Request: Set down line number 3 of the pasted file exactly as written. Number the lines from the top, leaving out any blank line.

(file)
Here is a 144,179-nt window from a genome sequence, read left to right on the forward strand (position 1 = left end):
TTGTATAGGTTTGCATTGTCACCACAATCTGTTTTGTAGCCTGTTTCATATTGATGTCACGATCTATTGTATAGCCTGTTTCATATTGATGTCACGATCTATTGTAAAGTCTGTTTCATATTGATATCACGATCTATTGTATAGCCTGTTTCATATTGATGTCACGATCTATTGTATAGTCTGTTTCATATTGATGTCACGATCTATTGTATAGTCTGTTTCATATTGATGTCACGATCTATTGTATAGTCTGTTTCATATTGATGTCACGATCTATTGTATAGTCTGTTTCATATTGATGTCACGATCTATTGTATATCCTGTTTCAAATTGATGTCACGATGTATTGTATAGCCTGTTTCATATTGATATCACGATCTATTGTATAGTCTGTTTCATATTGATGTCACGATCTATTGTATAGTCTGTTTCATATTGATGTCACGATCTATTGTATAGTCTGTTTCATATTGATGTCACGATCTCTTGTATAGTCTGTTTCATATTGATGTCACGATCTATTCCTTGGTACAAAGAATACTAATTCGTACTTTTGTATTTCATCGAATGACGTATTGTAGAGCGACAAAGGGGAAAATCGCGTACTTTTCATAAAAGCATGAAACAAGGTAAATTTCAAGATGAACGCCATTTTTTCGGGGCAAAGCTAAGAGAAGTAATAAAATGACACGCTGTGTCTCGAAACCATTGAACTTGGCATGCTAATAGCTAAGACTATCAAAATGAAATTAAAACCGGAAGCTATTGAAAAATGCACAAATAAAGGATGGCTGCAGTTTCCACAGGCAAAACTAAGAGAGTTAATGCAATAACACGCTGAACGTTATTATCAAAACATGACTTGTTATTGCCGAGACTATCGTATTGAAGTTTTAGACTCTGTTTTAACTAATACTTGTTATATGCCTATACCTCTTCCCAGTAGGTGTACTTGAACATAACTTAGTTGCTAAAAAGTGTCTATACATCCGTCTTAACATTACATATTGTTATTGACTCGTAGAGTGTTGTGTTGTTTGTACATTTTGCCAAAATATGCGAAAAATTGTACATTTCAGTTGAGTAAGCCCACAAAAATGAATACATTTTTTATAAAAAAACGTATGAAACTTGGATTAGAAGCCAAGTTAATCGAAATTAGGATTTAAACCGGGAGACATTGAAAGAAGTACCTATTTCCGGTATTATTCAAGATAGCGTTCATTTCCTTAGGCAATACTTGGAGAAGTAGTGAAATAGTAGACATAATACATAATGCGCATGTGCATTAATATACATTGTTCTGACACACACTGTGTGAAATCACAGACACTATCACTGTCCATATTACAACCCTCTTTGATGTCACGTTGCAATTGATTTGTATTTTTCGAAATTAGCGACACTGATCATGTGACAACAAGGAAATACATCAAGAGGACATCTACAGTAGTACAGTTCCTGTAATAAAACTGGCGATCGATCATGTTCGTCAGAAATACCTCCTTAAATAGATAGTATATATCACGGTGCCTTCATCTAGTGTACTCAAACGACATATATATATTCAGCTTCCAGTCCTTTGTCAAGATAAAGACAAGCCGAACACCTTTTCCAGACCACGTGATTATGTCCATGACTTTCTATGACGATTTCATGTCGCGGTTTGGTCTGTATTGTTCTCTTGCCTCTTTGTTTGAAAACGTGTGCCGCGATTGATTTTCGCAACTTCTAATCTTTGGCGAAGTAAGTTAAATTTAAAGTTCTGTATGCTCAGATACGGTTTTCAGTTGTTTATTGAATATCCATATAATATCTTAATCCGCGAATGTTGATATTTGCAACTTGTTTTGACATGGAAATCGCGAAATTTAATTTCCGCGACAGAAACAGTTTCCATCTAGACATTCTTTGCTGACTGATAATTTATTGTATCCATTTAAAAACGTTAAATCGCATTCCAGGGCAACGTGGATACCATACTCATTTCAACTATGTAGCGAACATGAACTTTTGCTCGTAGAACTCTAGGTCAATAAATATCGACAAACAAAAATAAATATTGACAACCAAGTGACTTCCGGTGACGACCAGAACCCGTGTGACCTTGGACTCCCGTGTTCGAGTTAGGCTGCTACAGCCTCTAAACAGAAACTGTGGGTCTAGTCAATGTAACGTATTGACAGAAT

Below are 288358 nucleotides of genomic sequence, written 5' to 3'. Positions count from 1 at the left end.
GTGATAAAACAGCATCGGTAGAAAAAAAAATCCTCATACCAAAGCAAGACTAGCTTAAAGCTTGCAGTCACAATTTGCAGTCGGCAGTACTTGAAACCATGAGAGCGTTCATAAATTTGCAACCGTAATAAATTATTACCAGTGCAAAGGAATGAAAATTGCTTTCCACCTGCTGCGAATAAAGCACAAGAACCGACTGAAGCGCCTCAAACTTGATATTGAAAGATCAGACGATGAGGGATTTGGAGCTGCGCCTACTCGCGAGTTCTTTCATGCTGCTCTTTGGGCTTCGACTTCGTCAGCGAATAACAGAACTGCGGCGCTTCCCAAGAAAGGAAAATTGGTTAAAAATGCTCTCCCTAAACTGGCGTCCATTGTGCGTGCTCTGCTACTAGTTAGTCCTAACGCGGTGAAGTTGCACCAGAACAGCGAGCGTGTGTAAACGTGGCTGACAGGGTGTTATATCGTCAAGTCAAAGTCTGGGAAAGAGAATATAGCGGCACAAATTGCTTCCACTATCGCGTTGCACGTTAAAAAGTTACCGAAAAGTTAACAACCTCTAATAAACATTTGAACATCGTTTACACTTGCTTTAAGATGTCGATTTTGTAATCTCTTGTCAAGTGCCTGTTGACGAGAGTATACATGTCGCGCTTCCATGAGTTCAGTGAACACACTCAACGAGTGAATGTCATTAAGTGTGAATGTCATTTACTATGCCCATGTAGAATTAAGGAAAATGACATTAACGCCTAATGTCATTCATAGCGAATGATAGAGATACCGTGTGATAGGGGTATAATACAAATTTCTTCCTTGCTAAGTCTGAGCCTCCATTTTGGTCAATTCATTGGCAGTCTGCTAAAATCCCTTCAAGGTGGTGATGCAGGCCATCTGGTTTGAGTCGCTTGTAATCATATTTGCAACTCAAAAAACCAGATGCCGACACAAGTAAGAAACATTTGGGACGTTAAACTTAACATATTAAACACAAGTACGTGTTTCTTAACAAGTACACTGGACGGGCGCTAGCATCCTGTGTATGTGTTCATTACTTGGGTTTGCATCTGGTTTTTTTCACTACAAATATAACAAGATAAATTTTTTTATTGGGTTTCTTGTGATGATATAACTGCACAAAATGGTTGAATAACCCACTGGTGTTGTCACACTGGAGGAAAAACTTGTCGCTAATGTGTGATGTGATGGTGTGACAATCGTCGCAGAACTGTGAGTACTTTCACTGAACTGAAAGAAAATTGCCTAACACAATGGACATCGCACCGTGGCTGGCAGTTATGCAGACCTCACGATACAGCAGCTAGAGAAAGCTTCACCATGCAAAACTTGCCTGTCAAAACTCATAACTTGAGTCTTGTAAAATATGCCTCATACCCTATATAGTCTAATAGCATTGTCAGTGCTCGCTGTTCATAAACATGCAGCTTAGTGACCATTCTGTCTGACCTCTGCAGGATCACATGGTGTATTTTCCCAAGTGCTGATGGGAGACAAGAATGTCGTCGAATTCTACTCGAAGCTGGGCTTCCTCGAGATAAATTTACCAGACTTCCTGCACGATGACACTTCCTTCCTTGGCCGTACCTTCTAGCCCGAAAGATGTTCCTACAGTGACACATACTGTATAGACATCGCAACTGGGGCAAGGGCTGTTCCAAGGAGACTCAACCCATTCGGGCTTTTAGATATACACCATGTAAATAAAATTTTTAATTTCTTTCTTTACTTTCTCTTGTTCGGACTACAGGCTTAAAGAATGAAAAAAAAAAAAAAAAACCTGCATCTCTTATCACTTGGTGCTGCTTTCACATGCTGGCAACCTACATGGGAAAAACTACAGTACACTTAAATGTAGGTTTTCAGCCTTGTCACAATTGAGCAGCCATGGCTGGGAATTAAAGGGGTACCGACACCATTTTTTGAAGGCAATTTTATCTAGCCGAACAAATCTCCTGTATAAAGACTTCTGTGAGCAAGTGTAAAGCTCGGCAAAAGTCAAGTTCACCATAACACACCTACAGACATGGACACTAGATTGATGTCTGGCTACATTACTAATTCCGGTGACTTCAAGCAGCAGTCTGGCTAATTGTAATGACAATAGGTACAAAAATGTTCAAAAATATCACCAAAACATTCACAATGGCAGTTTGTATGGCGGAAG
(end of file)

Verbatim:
Below are 288358 nucleotides of genomic sequence, written 5' to 3'. Positions count from 1 at the left end.